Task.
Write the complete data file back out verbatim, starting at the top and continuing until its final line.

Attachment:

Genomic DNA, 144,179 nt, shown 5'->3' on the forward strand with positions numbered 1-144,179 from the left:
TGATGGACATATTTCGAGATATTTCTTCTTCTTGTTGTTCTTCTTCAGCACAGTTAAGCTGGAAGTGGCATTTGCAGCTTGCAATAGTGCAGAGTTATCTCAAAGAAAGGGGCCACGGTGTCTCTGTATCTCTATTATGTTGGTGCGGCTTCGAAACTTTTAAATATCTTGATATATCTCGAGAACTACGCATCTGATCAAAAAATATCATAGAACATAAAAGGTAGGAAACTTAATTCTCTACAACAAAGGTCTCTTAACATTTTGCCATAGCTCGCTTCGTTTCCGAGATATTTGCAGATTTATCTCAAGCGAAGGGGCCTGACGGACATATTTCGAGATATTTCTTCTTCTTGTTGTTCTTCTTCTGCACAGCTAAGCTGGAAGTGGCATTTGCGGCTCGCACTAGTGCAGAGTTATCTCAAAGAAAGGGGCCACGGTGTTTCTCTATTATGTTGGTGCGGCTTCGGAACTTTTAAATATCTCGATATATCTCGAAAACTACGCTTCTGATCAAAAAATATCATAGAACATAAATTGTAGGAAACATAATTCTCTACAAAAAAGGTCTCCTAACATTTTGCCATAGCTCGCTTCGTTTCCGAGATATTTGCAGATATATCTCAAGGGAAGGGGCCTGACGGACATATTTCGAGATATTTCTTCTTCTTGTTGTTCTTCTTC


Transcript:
Genomic DNA, 144,179 nt, shown 5'->3' on the forward strand with positions numbered 1-144,179 from the left:
TGATGGACATATTTCGAGATATTTCTTCTTCTTGTTGTTCTTCTTCAGCACAGTTAAGCTGGAAGTGGCATTTGCAGCTTGCAATAGTGCAGAGTTATCTCAAAGAAAGGGGCCACGGTGTCTCTGTATCTCTATTATGTTGGTGCGGCTTCGAAACTTTTAAATATCTTGATATATCTCGAGAACTACGCATCTGATCAAAAAATATCATAGAACATAAAAGGTAGGAAACTTAATTCTCTACAACAAAGGTCTCTTAACATTTTGCCATAGCTCGCTTCGTTTCCGAGATATTTGCAGATTTATCTCAAGCGAAGGGGCCTGACGGACATATTTCGAGATATTTCTTCTTCTTGTTGTTCTTCTTCTGCACAGCTAAGCTGGAAGTGGCATTTGCGGCTCGCACTAGTGCAGAGTTATCTCAAAGAAAGGGGCCACGGTGTTTCTCTATTATGTTGGTGCGGCTTCGGAACTTTTAAATATCTCGATATATCTCGAAAACTACGCTTCTGATCAAAAAATATCATAGAACATAAATTGTAGGAAACATAATTCTCTACAAAAAAGGTCTCCTAACATTTTGCCATAGCTCGCTTCGTTTCCGAGATATTTGCAGATATATCTCAAGGGAAGGGGCCTGACGGACATATTTCGAGATATTTCTTCTTCTTGTTGTTCTTCTTC